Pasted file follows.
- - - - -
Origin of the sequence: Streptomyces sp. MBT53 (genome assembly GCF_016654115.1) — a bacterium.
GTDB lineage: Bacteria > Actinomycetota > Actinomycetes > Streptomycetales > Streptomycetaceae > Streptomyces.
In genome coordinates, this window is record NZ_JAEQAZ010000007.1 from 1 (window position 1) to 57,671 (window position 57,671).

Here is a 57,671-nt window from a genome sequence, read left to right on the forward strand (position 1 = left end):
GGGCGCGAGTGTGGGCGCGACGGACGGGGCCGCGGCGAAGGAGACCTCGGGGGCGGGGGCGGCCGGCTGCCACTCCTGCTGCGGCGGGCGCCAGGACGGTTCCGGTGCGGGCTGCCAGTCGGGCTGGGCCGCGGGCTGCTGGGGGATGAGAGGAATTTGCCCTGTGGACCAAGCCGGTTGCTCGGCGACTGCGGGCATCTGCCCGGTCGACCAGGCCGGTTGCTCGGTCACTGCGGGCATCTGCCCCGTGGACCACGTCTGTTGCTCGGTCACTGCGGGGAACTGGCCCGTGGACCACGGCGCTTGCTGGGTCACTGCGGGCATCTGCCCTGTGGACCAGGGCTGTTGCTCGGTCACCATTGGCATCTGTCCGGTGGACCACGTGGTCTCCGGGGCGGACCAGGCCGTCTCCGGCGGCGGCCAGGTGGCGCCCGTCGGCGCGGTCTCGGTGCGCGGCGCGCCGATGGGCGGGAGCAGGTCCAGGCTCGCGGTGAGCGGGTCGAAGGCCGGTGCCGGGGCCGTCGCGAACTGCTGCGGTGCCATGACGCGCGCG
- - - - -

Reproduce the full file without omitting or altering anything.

Origin of the sequence: Streptomyces sp. MBT53 (genome assembly GCF_016654115.1) — a bacterium.
GTDB lineage: Bacteria > Actinomycetota > Actinomycetes > Streptomycetales > Streptomycetaceae > Streptomyces.
In genome coordinates, this window is record NZ_JAEQAZ010000007.1 from 1 (window position 1) to 57,671 (window position 57,671).

Here is a 57,671-nt window from a genome sequence, read left to right on the forward strand (position 1 = left end):
GGGCGCGAGTGTGGGCGCGACGGACGGGGCCGCGGCGAAGGAGACCTCGGGGGCGGGGGCGGCCGGCTGCCACTCCTGCTGCGGCGGGCGCCAGGACGGTTCCGGTGCGGGCTGCCAGTCGGGCTGGGCCGCGGGCTGCTGGGGGATGAGAGGAATTTGCCCTGTGGACCAAGCCGGTTGCTCGGCGACTGCGGGCATCTGCCCGGTCGACCAGGCCGGTTGCTCGGTCACTGCGGGCATCTGCCCCGTGGACCACGTCTGTTGCTCGGTCACTGCGGGGAACTGGCCCGTGGACCACGGCGCTTGCTGGGTCACTGCGGGCATCTGCCCTGTGGACCAGGGCTGTTGCTCGGTCACCATTGGCATCTGTCCGGTGGACCACGTGGTCTCCGGGGCGGACCAGGCCGTCTCCGGCGGCGGCCAGGTGGCGCCCGTCGGCGCGGTCTCGGTGCGCGGCGCGCCGATGGGCGGGAGCAGGTCCAGGCTCGCGGTGAGCGGGTCGAAGGCCGGTGCCGGGGCCGTCGCGAACTGCTGCGGTGCCATGACGCGCGCG